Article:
Sir Antony Templestowe—four years of Exile
Lady Caroline—four years of Heartache
Diana St. John—four years plotting Revenge
The time has come...
How does a brother cope with life knowing his sister is a murderess? How can a nobleman have the life he has always wanted when a lurking evil consumes his thoughts and haunts his dreams? What will it take for good to triumph over evil? For readers who enjoyed Salt Bride, the story continues…
Comment: Another buddy read for me and my friend Hannah!
This book is
the sequel to another one I've read last month by author Lucinda Brant - and that I enjoyed a lot. I expected this to be another great success, although the way the previous book ended was good enough for me. What we call "loose ends" were explained enough and no one would need to read more but I expected this story to be marvelous as well.
This book starts four years after the end of the previous book. We learn how all the characters we followed before are now and we see glimpses of their happiness and life developments.
We also learn the villain, Diana, has been plotting her escape and return.
But this time, for the heroes to be certain life won't present a new and more dangerous Diana again, more extreme measures have to be done. Anthony, the protagonist of this book and Diana's brother, has to find a permanent solution that won't make him and his family as awful as Diana is but at the same time he needs to protect others from his sister's influence and plans. Can he do it?
The book starts with a prologue showing how Diana, the villain, has come up with a plan to escape the prison where she's been at and how she accomplishes that. Her characters, I have to say, is what truly captives people to read this. At the same time I was wishing for the good guys to understand her plans and find a way to stop her, I was being led to believe Diana had a wit and cleverness many real people wouldn't imagine ever to possess. But I also think in this novel, things a bit more unrealistic and despite the lack of technology how could everyone in London not suspect something was wrong with her sudden reappearance?
I liked seeing the family scenes, especially the domestic aspect of Salt and Jane's lives. It does reinforce the idea happiness is possible and HEAs are goals to want to achieve and see happen.
Of course Diana wanted to destroy any happiness of others and the ways she imagined to do so are repulsive and offensive. But I also think part of her mental process was more obviously crazy than what it was in the previous book.
The main couple here is Caroline and Anthony, people we've met in the first book and whose happiness seemed set in stone but after all, we learn their lives went different routes but now they are being reunited again to finally have their HEA.
I really dislike lovers reunited books...and although Caroline and Anthony were never together like that, they do have to deal with the time they were apart and the feelings they had between them before. I found their story boring and annoying, mostly because of Caroline.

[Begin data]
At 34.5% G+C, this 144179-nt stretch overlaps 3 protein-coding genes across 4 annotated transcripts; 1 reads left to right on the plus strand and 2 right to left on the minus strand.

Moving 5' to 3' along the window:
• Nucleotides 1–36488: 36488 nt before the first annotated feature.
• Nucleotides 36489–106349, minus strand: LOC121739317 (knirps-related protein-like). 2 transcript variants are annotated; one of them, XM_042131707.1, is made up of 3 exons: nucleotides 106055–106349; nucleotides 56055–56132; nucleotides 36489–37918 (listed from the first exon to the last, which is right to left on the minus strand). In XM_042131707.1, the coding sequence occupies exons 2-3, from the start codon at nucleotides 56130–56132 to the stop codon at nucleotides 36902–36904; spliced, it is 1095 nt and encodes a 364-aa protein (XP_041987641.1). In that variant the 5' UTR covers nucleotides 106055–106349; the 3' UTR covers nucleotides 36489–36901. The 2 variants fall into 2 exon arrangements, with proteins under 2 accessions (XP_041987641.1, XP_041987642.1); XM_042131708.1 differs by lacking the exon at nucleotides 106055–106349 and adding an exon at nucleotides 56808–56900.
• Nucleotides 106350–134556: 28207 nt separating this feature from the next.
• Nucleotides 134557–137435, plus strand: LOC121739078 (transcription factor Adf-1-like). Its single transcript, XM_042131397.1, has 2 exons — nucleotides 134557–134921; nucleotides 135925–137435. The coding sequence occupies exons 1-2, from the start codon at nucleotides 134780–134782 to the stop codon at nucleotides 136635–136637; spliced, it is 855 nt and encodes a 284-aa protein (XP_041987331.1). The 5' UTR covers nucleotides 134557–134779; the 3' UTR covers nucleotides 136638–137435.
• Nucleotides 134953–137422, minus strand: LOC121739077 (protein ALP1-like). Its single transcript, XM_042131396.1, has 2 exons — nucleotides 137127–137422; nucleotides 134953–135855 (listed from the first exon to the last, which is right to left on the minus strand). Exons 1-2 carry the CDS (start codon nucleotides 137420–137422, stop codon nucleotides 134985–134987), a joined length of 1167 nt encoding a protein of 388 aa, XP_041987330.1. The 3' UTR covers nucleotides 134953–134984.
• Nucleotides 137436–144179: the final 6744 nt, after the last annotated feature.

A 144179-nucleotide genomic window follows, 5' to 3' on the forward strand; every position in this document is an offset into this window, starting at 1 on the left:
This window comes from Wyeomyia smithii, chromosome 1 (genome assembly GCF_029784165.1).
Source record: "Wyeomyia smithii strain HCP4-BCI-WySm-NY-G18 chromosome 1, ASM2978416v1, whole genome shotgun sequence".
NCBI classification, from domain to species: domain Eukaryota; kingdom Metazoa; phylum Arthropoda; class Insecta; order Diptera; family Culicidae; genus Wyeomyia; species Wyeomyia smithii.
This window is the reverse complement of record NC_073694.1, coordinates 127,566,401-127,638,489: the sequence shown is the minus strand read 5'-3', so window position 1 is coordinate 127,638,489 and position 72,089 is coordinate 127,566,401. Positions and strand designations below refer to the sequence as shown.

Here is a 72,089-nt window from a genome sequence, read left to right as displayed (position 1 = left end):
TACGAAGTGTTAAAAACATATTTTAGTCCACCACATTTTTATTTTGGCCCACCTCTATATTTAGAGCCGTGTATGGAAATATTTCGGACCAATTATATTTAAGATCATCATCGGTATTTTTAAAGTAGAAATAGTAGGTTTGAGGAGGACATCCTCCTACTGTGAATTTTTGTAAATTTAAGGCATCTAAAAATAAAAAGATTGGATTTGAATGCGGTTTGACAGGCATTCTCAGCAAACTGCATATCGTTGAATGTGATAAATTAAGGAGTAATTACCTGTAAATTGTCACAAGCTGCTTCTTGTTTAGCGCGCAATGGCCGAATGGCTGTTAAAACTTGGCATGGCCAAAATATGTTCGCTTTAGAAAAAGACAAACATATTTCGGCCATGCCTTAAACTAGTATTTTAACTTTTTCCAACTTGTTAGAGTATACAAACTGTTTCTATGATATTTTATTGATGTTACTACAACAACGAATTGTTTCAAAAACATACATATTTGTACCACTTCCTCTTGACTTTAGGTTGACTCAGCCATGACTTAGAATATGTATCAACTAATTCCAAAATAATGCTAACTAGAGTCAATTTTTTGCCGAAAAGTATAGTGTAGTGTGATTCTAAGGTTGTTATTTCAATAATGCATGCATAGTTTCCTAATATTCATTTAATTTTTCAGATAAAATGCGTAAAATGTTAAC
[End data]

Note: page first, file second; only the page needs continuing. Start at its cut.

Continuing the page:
Ok, so she was angry, she was young, she was playing a game, but I really hated how she decided to get revenge (of sorts) on Anthony by letting herself be seduced so she could punish him eventually. Both acted wrong and everyone makes mistakes, but then she has a behavior I think didn't suit her previous personality and it seemed to me it was something the author invented so she could have a story to develop now. But I feel annoyed because it matters. Because now that she and Anthony are together again and willing to play for keeps and finally admitting what was obvious to anyone - themselves included which is more than annoying - they no longer can be the same people they were and, to me, that's not a positive thing, despite the growing up they both had in the meantime.
Anthony was more assertive now but he also went through a bad experience that frightened him and now he's a different person. He learned he was a drunk and is trying his best to not give in anymore. Interesting methods to achieve that. I liked how he took the reins of deciding important things and how good he was to Caroline, how understandable. I also understand how normal it was for men like him to have mistresses and so on but that practice is so vile, even if there are warm feelings between the couple. But I digress...
I liked Anthony for the most part, i just don't think he and Caroline were a good couple anymore and their scenes seemed childish and not up to what they changed. Besides their scenes were boring and I saw myself skipping some here and there.
In this book there's a final destiny to Diana and her evil behavior. I totally understand why and it's deserved but the way it happened, I think I'd change...
Anthony and Caroline end up happy but I don't care much about them. I preferred to see Salt and Jane happy and with their family close together. It's so good to see HEAs matter even after the characters are done with their story.
Some little things weren't as easy to swallow now as they were int he other book like when a character helped Diana without knowing and we, as a reader, couldn't do anything to stop...I felt like putting common sense in the character's head. But I suppose this is more personal taste than author's fault.
All in all, a good portray of a villain, of a happy family but bad new romance development.